Luye Medical Group looks towards a Singapore IPO
Backed by Chinese entrepreneur Liu Dianbo, Singaporean based healthcare company Luye Medical Group is set to launch its Singapore IPO, with plans to raise up to $500mn, Bloomberg has reported.
The IPO would be one of the most significant healthcare focused offerings in the country to date, where the company is looking to further extend its international presence.
Last year, Luye Life Sciences Group opened its second global R&D facility in the US, following on from establishing a facility in New Jersey. The new Woburn R&D centre will help further the company’s divisions, Luye Pharma, Luye Medical and Luye Diagnostics, with an emphasis on furthering the research within a number of disease areas.
"R&D innovation is a core engine of our globalisation strategy," stated Rongbing Yang, President of Luye Pharma Group. "This R&D Centre allows us to further integrate our R&D resources across the world, speed up the introduction of new drugs to China, and bring our originally-developed drugs to overseas markets in order to benefit more patients worldwide."
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"Through this globalised platform, we look forward to building close connections with local universities, research institutes, the industry, and the financial sector," added Liu. "We believe these connections will allow us to seamlessly integrate our global R&D resources with those of new partners in order to streamline innovation and realise the commercialisation of high-quality biopharmaceutical products.”
However, within its new IPO, the company will seek to look at proposals from investment banks, but it has been stated that Credit Suisse Group AG, UBS Group AG and Bank of America Corp have been selected. All parties have yet to confirm the claims.
In 2017, Luye Medical acquired Pulse Health in an A$155mn deal, securing its position as one of the leading private hospital organisations in the country, but will also open doors to the New Zealand Market. The company also partnered with Yantai Yuhuangding Hospital, where it will develop a new cooperation model between the private corporation and the public hospital, sharing knowledge and best practices.
Advances in health "must ensure self-sovereign identity"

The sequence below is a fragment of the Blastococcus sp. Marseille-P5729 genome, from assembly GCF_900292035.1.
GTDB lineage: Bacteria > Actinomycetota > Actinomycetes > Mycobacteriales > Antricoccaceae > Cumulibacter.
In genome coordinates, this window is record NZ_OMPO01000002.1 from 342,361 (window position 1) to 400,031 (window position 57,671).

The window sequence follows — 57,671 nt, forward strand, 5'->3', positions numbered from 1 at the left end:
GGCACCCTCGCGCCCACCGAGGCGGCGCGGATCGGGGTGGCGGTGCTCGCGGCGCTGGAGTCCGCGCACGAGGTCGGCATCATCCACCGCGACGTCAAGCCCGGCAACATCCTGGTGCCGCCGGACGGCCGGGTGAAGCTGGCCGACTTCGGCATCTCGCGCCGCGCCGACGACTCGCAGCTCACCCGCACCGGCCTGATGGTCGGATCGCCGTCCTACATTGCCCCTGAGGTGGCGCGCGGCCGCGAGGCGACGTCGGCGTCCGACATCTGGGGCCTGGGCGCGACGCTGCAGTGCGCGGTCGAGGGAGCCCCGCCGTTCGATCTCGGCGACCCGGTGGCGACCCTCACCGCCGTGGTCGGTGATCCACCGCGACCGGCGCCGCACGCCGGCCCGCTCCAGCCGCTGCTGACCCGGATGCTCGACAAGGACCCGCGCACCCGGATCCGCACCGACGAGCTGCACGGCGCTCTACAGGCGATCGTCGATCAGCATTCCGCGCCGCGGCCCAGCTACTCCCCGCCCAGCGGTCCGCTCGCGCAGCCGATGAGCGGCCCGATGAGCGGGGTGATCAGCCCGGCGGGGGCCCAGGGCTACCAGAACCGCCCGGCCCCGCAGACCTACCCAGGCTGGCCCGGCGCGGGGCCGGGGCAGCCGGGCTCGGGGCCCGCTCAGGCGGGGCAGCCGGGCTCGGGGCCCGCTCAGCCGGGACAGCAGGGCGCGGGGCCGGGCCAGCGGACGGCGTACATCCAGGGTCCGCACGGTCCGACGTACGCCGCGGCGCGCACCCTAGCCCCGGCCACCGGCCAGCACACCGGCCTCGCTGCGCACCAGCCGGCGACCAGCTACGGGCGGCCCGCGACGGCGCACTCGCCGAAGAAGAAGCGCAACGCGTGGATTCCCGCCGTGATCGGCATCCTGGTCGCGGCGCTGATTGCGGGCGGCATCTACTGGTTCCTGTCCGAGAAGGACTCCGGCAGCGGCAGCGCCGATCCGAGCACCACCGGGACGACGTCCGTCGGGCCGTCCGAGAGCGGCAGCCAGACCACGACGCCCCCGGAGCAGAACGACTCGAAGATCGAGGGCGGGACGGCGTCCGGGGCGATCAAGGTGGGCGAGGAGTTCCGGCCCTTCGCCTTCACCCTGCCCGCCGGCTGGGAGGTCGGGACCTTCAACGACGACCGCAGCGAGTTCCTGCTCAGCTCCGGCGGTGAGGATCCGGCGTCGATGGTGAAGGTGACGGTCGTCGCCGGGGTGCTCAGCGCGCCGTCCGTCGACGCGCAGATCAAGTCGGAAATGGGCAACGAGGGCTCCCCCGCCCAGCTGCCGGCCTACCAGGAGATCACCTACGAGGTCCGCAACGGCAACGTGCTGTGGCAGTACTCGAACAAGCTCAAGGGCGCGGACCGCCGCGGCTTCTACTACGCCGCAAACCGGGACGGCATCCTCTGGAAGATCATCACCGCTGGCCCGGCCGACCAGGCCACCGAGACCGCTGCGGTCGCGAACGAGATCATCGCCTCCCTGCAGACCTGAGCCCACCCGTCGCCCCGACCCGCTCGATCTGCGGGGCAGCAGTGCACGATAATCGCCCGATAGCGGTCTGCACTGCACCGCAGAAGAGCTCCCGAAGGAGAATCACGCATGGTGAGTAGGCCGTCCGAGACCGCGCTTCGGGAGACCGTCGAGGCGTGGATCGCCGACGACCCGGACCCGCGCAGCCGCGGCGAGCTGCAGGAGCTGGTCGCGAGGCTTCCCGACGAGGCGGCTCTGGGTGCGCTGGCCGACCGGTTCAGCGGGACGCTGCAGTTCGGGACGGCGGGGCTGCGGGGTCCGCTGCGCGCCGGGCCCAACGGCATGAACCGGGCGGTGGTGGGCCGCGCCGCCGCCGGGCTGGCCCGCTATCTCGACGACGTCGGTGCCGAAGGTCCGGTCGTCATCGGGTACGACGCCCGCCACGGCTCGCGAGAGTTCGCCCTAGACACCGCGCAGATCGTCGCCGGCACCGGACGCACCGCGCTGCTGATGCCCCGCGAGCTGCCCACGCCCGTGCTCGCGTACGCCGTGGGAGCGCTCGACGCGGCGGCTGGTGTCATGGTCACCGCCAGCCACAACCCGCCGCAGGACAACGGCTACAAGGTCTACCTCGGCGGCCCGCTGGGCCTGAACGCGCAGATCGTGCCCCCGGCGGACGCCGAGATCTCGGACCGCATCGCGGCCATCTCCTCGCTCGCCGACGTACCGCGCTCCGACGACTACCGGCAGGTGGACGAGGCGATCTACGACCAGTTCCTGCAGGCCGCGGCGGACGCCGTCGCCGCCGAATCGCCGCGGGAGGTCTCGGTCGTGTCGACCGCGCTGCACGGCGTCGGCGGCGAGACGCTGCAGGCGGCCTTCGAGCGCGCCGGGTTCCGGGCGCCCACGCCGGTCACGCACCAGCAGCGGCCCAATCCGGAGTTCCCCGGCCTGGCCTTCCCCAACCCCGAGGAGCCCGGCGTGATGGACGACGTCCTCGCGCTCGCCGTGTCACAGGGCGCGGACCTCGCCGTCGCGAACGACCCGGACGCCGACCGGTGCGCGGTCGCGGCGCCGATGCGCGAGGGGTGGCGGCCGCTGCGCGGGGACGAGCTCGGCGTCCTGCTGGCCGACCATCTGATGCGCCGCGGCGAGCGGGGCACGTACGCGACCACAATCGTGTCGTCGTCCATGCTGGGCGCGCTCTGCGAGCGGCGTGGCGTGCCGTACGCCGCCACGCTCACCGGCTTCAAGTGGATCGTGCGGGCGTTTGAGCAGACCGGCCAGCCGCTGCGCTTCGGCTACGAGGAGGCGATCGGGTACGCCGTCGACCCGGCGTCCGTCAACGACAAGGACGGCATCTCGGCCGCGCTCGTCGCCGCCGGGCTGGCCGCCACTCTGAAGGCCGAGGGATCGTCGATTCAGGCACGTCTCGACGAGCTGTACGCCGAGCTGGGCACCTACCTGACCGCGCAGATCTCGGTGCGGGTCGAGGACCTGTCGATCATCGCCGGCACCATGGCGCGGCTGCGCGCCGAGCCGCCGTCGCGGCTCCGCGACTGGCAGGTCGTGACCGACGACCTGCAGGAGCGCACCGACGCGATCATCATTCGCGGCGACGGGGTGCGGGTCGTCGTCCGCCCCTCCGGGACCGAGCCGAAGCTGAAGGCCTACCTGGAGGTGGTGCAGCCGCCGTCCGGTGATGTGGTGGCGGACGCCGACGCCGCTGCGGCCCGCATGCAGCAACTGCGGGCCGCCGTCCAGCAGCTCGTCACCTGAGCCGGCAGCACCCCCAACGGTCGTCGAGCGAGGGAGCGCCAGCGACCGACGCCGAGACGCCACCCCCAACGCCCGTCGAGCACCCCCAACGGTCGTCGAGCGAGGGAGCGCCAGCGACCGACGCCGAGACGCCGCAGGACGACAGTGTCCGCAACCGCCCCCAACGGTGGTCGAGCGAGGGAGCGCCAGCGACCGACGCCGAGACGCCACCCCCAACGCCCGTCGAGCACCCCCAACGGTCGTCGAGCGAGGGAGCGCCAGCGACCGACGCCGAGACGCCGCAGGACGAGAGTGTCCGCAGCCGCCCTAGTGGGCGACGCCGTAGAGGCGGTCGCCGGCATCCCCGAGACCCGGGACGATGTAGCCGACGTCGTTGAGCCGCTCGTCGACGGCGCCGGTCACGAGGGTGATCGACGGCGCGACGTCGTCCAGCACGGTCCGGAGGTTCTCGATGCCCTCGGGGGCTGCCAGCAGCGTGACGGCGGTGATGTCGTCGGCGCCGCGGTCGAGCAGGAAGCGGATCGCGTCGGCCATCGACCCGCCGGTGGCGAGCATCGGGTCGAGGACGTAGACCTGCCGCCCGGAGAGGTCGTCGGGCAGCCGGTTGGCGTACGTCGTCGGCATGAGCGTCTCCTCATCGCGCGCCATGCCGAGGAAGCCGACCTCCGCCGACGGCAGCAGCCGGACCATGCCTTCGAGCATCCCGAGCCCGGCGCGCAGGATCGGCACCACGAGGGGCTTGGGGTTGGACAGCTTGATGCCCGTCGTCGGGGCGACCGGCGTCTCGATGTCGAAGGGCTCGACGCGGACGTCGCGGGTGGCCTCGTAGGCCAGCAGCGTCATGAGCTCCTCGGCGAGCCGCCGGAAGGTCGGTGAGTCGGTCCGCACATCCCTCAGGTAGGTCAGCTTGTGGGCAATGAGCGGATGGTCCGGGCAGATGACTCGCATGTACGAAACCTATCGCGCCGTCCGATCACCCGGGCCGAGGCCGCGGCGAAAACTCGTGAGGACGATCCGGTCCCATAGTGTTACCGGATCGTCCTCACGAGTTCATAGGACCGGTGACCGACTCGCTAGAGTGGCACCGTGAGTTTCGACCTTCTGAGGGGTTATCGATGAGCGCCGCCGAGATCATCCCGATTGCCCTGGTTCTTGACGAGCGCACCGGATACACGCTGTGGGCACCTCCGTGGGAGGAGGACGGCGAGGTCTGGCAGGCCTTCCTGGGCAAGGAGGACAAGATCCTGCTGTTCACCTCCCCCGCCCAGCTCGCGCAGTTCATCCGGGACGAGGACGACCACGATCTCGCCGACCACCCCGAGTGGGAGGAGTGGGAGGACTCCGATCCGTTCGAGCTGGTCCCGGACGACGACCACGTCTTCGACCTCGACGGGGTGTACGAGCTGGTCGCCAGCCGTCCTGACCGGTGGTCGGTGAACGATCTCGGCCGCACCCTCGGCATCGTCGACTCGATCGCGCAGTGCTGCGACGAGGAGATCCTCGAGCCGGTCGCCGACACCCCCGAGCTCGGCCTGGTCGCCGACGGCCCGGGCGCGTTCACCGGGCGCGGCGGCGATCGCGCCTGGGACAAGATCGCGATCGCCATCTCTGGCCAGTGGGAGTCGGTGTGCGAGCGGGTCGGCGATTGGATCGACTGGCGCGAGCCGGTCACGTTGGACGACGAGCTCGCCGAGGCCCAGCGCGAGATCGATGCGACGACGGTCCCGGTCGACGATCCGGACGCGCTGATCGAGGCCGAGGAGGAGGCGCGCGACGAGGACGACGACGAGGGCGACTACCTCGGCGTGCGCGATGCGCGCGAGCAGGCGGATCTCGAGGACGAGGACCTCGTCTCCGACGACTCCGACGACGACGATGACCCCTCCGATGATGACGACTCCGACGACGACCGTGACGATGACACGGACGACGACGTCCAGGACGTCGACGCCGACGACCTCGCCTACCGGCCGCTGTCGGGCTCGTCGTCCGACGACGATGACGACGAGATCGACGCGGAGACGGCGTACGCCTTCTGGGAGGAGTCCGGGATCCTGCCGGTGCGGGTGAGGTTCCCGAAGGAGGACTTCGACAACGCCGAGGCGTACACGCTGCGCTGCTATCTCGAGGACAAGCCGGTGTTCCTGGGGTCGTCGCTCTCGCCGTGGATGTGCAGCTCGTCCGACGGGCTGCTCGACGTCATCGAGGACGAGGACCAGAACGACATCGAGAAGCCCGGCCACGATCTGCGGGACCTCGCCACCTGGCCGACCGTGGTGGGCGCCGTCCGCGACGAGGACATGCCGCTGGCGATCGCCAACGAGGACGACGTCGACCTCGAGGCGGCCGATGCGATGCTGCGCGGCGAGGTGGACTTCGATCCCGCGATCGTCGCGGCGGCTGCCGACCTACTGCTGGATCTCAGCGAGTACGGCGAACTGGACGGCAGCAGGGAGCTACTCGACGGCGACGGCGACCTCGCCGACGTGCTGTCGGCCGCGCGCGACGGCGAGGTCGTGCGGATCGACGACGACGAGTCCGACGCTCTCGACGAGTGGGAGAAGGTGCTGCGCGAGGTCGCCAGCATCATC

The UK government has announced that from September onwards COVID-19 vaccine passports will be necessary to gain entry into places with large crowds, such as nightclubs.
This has reignited the debate between those who believe having proof of vaccinations will enable people to gather in public places and travel safely, and those who view the digital certificates as an attack on personal freedom.
The arguments have increased in intensity since the recent announcement to drop COVID-19 restrictions in England, in a move to reopen the economy that has attracted fierce criticism both domestically and overseas.
Cross-party ministers are set to defy the government’s latest plans to introduce vaccine passports over civil liberties concerns. A number of MPs have already signed the Big Brother Watch declaration against “Covid status certification to deny individuals access to general services, businesses or jobs” in recent months.
However Mark Shaw, CEO of Tento Applied Sciences, says the Big Brother Watch campaign is based on false assumptions. “Big Brother Watch puts forward a compelling argument based around civil liberties, but some of the assumptions they make are simply incorrect” he says.
“For example, the BBW campaign claims that all Covid passes are discriminatory, counterproductive and would lead to British citizens having to share personal health information with anyone in authority, from bouncers to bosses. However, there are already privacy-first digital wallets that give individuals the freedom to store and share anonymised medical documents, work credentials and other types of documentation quickly, simply, and securely.
“I wholeheartedly agree that individuals should not be required to share their own personal health information with unknown third parties or with anyone in authority who demands it" Shaw adds. "But I strongly disagree with the suggestion that ‘events and businesses are either safe to open for everyone, or no one’. It creates a false dichotomy that either everyone is safe, or nobody is safe. If employers or event organisers don’t take action to properly manage workplace or venue safety, then they risk curtailing the safety and freedom of movement for the majority."
The subject of personal health data is under scrutiny in the UK at the moment, following controversial plans for the NHS to share patient data with third parties. These have been put on hold following public criticism.
Meanwhile a new report has found that the majority of the British public is willing to embrace digital healthcare tools such as apps and digital therapies prescribed by a trusted healthcare professional.
Shaw adds: “The vital point to make is this: innovations in health technology must ensure self-sovereign identity. This means the data held about an individual is owned by the individual and stored on their device. And, in the case of medical data, that data can be delivered from healthcare professionals to the device in an encrypted format, and the user chooses how they share their information."